THE A GAME
Alexa Chung has been many things, but now she’s finally honing in on her true self. By Alice Birrell. Styled by Lucinda Chambers. Photographed by Mario Testino.
Alexa Chung has been many things, but now she’s finally honing in on her true self.
Ihave interrupted Alexa Chung. She was just getting “really into some jazz muzak”, as she calls it, in her hotel room at Le Meurice in Paris when my phone call came in. “Kanye and Jay made a very famous song here,” she’s telling me, the Jay being Jay-Z, as she turns down the jazz while politely apologising. In a previous interview I’d also interrupted her in the middle of a closet purge when she’d lamented finding “handbags with stashes of weird shit in them; there’s a bag and inside that bag there’s another bag with three weird band T-shirts,” she had said by way of an introduction. It’s easy to imagine this is the way a lot of people meet Chung: in a state of doing, her default setting, and today is no different.
It’s Paris fashion week and instead of attending shows she’s skipping out on the apex of the fashion calendar and playing host to editors and buyers who have come to see her new self-titled label. Having spent much of the past 15-plus years attending, this is newish to her. “I did all the shows in Milan,” she offers, pronouncing it “Mill-Anne”, the way Britons do. “It’s only been four days of not going to shows – I went to Gucci and Prada – but it’s just this week. It’s sad to miss things, because it looks really nice.”
Chung is adjusting to the unfamiliar feeling. Her new label is the culmination of years of speculation, and something that took so long, she says, because it meant saying no. “I’m not someone who’s able to be not busy, so I just kept creating projects,” she explains. “Then at some point I realised I need to work towards finding investment, setting everything up, and that means turning down other things.”
She comes across as the right amount of self-aware, rather than self-involved. Anything too serious is bookended by wisecracks and a pithiness that makes her seem old, but with a slang that is a reminder she’s still young. “I could have really done it when I was, like, 27,” the now-33-year-old explains, “but I was out every night raging. I had to sort out my life. It was either, start a fashion line or become a weird Homeland blogger fan,” she says of the TV show she avidly watches.
Historically, if there’s something going on somewhere, Chung has often found herself at the epicentre. Fashion Zeitgeist? She’s started them. A television show? She’s hosted both the music and fashion types. Books? She’s written one. She’s famously recounted that a lot of this was not her active choice. “The problem is I didn’t really start in fashion. At 15 I was modelling and then I gave up and then I did TV,” she says. “The rest of my involvement in the industry was kind of like other people saying: ‘What are you wearing?’ and ‘Do this magazine!’ and ‘What are you wearing now?’, ‘Come and sit at this fashion show!’ and: ‘What are you wearing?’,” she says in mock parroting of the press circus.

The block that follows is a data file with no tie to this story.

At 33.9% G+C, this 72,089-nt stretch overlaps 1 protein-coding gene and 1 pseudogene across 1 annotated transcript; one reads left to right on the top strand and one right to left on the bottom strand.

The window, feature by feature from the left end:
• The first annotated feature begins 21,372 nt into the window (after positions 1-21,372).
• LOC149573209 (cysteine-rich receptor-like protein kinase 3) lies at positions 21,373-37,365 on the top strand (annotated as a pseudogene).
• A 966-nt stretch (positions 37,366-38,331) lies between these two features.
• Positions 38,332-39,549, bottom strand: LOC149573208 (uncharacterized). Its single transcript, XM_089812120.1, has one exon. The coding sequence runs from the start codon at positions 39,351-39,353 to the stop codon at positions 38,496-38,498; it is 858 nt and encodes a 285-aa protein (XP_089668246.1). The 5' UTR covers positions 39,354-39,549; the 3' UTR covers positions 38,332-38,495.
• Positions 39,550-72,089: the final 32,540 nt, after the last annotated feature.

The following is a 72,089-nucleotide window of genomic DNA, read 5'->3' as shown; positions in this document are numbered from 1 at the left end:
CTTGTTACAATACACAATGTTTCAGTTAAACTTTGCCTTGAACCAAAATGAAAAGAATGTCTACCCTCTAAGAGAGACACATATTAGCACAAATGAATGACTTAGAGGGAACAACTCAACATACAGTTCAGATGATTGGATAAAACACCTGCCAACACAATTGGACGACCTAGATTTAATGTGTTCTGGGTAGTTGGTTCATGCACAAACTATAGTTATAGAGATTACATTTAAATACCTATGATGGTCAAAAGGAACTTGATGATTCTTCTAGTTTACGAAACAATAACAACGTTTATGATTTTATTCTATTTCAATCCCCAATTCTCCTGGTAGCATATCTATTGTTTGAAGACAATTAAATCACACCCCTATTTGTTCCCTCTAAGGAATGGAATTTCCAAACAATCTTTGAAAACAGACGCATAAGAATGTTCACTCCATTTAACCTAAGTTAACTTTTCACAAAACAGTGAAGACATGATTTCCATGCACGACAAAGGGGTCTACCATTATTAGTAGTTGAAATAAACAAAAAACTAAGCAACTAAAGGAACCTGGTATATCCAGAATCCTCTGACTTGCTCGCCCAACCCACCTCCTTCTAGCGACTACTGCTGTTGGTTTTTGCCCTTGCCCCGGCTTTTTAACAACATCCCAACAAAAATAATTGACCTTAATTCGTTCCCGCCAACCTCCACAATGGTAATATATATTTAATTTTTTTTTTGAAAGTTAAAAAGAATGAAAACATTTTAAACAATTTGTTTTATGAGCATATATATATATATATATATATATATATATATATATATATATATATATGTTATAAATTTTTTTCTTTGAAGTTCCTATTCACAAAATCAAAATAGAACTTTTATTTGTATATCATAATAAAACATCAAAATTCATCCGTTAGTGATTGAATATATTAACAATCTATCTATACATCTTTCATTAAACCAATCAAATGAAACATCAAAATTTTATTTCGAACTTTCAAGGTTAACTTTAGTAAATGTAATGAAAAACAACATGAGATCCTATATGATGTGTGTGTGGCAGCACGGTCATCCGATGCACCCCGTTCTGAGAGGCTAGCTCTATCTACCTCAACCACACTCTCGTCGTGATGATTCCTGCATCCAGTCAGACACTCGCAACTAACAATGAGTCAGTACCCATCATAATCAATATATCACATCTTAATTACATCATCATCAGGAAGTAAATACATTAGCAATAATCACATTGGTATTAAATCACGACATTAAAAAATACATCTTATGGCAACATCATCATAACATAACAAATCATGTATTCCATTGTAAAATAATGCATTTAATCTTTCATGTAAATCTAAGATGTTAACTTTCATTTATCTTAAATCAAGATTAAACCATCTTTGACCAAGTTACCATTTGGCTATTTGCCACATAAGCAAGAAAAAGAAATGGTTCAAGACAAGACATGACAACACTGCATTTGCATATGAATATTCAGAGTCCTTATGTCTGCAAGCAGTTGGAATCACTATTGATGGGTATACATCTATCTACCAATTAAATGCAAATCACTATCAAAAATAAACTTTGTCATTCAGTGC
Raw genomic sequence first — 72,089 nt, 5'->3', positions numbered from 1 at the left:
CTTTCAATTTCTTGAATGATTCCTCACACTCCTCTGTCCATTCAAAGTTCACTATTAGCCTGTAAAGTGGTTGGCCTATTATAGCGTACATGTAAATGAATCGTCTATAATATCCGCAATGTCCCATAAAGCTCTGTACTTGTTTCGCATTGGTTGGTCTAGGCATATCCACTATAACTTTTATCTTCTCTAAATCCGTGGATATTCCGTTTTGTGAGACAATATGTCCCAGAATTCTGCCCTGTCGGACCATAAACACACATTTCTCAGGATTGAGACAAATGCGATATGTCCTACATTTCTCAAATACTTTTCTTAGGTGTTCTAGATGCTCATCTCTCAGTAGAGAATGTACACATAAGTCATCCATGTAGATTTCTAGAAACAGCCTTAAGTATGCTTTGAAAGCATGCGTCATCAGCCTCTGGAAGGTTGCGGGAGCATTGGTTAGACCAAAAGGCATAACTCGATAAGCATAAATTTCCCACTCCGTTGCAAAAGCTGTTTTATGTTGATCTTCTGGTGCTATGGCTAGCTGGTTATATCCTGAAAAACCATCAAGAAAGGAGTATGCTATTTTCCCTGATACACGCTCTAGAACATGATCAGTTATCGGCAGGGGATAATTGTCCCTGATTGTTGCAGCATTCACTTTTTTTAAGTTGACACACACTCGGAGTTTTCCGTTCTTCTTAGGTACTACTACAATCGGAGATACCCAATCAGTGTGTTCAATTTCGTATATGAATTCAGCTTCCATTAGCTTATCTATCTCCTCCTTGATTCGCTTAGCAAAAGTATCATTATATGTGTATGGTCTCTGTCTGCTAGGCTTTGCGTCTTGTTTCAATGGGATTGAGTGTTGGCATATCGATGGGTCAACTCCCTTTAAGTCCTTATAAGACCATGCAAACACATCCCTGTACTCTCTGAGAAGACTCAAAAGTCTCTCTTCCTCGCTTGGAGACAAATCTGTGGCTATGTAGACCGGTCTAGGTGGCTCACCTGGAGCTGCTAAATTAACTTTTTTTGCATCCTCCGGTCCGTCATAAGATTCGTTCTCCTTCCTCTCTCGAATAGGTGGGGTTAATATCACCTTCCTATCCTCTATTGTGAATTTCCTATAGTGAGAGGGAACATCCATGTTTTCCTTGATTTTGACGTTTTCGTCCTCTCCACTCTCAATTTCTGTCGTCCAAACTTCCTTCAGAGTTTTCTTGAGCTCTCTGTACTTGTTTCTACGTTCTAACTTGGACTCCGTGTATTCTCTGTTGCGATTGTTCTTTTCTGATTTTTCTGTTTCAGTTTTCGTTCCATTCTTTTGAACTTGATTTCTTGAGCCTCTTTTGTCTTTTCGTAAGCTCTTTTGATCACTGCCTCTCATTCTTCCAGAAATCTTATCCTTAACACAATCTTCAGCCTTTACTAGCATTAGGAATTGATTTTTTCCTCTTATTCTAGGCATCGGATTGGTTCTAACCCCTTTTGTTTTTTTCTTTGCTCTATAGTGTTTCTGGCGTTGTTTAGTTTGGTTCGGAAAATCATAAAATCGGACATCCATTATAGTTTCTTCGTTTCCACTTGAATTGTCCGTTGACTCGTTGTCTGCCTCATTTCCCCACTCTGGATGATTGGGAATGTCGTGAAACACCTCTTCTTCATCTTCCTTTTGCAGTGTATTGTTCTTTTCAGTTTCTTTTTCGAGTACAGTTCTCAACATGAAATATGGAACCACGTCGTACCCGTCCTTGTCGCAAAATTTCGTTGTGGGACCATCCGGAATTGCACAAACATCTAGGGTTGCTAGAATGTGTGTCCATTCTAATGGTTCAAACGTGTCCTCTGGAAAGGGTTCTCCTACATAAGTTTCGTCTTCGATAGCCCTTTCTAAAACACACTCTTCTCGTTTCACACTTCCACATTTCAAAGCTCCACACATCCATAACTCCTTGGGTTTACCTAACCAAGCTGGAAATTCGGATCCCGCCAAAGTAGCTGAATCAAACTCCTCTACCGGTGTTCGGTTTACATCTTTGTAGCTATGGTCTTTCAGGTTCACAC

After a stint on British music show Popworld, Chung moved to New York for an MTV presenting job. Next came campaigns with brands like L’Oréal, Longchamp and Superga, as did sell-out collaborations with AG Denim, Madewell and Marks & Spencer. Chung, though, was just riding with it. “I think in the middle I felt like I’d lost my way a bit and felt a bit vacuous,” she recalls. “I sort of started feeling like a helium balloon that had floated away too far … There was a bit when I was like: ‘Oh, I gave up everything for this interview, and no-one even knew that I did it’.”
She’s not playing poor little famous girl though. She now appreciates that it satisfied her creatively. “At the end of the day it doesn’t matter what anyone gave me; what they gave me was an outlet of expression for my brain, which I realise I value more than anything else,” she says. “I’m grateful that people have propelled me into this position.”
With the Alexachung label, it is the first time she’s been able to marry up her skill sets – writing, branding, designing, presenting – into a single ambition. Her name alone is ominously on everything. “[It] took a bit of a psychological step to commit and to stand by it, and even to call it my own name, because shit, there’s no hiding behind that.” The label is a masculine-feminine blend of Brian Jones meets George Harrison rock’n’roll suiting, tea dresses and leather outerwear. British classicism creeps in with gabardine A-line skirts and trenches. A cheongsam-style mini-dress in smoke blue with gobstopper pearl fastenings encapsulates a vintage lilt with a youthful eccentricity, as do striped mohair grandpa jumpers. Divided into four collections a year, it is party, weekend, work and holiday appropriate. Jewellery, shoes and denim fill out the gaps in between.